Amendments to planning applications and planning permissions are not uncommon and arise for a number of reasons. In the case of the former, amendments can help to deliver better overall developments or achieve proposals where development would otherwise be refused or may simply be corrections to the information provided as part of the planning application. Post decision changes may result from a need to change the proposals as part of the building regulations process or to accommodate hitherto unforeseen circumstances once construction or operations commence.
On 1st October 2009 new provisions were introduced at Section 96A of the Town and Country Planning Act 1990, which enable an application to be submitted for non-material or minor amendments to an extant planning permission. These provisions do not however, apply to listed building or conservation area consent.
In order to deliver a responsive planning system, it is custom and practice across the country that planning authorities seek to accommodate small changes as "non-material amendments" in order to avoid the need to submit a new planning application for minor changes to development proposals. This benefits the applicant who is not required to make a new planning application, with the time and financial costs incurred and the local authority who can ensure that it uses its resources effectively and efficiently. As an application under Section 96A is not an application for planning permission, provisions relating to consultation, publicity and notification do not apply.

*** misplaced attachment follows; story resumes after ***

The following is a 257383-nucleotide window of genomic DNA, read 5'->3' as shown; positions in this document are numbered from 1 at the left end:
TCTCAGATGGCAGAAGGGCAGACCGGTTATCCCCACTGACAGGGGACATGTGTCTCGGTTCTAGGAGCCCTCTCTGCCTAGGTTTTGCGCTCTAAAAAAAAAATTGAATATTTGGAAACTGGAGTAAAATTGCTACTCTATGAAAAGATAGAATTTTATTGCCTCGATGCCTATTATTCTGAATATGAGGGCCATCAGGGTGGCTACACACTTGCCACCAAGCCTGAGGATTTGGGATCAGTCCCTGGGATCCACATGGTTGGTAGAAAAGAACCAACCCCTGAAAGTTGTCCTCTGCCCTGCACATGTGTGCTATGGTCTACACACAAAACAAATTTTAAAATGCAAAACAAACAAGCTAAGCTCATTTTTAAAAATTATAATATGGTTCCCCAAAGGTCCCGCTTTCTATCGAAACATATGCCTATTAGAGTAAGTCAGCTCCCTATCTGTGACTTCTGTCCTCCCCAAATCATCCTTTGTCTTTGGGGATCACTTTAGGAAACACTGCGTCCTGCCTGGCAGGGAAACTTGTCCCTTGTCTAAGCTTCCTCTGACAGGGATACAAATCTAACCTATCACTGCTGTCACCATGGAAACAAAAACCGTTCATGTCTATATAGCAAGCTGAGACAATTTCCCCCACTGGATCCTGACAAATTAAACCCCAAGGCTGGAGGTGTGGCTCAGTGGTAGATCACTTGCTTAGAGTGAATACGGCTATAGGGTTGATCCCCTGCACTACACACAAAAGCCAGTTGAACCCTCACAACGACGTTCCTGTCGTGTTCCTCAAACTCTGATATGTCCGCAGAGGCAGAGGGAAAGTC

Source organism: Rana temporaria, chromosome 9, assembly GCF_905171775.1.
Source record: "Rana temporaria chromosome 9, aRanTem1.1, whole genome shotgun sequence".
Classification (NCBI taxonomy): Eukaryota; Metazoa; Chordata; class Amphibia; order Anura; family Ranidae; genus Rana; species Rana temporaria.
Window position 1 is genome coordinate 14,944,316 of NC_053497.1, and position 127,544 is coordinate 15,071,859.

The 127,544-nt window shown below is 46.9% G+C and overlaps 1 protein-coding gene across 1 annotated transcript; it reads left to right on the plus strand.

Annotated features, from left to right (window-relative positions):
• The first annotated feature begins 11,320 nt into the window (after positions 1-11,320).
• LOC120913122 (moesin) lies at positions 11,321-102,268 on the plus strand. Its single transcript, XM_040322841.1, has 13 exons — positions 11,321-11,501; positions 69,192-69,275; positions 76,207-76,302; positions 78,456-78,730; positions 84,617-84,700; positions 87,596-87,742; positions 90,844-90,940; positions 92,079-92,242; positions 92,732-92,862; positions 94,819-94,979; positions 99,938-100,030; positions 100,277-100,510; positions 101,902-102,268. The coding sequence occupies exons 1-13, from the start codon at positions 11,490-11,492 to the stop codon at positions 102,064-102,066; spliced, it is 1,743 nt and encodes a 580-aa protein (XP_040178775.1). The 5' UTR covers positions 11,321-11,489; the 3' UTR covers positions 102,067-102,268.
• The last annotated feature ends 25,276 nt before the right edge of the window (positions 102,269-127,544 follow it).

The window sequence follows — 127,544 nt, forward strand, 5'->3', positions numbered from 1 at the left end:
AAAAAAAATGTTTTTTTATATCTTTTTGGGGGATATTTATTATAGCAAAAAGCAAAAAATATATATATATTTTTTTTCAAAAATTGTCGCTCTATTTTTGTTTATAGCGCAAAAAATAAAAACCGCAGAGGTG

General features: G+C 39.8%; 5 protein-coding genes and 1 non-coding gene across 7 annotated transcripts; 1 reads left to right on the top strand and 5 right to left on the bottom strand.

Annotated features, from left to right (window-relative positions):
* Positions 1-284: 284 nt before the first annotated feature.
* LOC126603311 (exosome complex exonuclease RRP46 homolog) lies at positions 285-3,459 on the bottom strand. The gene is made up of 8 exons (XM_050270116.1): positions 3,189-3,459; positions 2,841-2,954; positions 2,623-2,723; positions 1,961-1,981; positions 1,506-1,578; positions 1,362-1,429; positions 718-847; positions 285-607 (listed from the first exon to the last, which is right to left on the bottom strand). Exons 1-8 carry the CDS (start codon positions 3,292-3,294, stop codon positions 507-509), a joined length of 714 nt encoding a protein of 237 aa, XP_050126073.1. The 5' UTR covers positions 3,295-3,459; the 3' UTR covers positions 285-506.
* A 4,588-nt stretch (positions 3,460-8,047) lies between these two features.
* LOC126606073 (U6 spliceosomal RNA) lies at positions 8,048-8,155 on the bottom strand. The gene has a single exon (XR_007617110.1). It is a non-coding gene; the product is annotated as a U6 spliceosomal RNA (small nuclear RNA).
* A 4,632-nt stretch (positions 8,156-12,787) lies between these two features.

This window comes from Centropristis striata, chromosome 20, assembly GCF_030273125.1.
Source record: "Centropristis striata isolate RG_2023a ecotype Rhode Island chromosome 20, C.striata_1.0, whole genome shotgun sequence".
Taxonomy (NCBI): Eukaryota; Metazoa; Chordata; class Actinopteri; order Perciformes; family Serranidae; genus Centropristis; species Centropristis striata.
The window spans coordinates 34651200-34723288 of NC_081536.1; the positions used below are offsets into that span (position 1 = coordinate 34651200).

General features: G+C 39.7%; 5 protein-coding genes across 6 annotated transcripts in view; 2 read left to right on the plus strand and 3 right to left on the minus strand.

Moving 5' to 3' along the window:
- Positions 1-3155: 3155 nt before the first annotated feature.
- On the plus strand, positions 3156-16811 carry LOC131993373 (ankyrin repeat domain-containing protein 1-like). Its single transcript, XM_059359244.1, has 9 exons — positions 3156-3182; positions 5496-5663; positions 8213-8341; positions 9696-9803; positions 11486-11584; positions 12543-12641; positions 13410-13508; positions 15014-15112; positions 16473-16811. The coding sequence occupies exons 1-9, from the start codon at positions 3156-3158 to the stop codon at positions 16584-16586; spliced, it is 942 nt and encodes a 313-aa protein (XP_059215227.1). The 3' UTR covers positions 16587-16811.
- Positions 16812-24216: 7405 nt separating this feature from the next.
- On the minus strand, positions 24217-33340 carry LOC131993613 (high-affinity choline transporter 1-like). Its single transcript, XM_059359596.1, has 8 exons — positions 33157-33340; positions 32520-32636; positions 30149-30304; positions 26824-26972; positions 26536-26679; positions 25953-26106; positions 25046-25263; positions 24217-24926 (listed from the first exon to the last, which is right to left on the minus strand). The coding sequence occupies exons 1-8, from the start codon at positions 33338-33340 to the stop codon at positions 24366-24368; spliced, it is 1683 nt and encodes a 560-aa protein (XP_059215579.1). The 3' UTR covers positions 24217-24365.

Minor amendments must be within the scope of the original permission and must not result in a materially different scheme, with differing impact. In effect, accepting a minor amendment simply means that the local planning authority will not take enforcement action against the breach of planning control. It also ensures that that the authority has an accurate record of the development as completed.
What is a 'Minor Amendment'?
A minor amendment may be defined as:
'A minor variation in an aspect or aspects of the detail of a submitted and/or approved scheme which does not raise any new issues for consideration which would otherwise warrant the submission of a fresh application'.
In order to establish whether a proposed revision is inconsequential in relation to the submitted and/or approved scheme, the Council have established a number of tests which are explained in the Guidance Note below.
Requests for Minor Amendments
Applications for minor amendment must be submitted online or in writing by completing the standard application form and must be accompanied by:
- A standard form which clearly identifies the planning application or planning permission to be amended.
- A schedule which clearly indicates all of the amendments proposed and the reasons why they are being requested.
- A plan which must be drawn to a metric scale with any figured dimensions in metres which cross references to the schedule of amendments and outlines in red all of the proposed amendments.
- The relevant planning fee.
Requests which are not submitted in accordance with the above will be rejected.
Applications should be returned to:
Planning and Housing Services Department
Derbyshire Dales District Council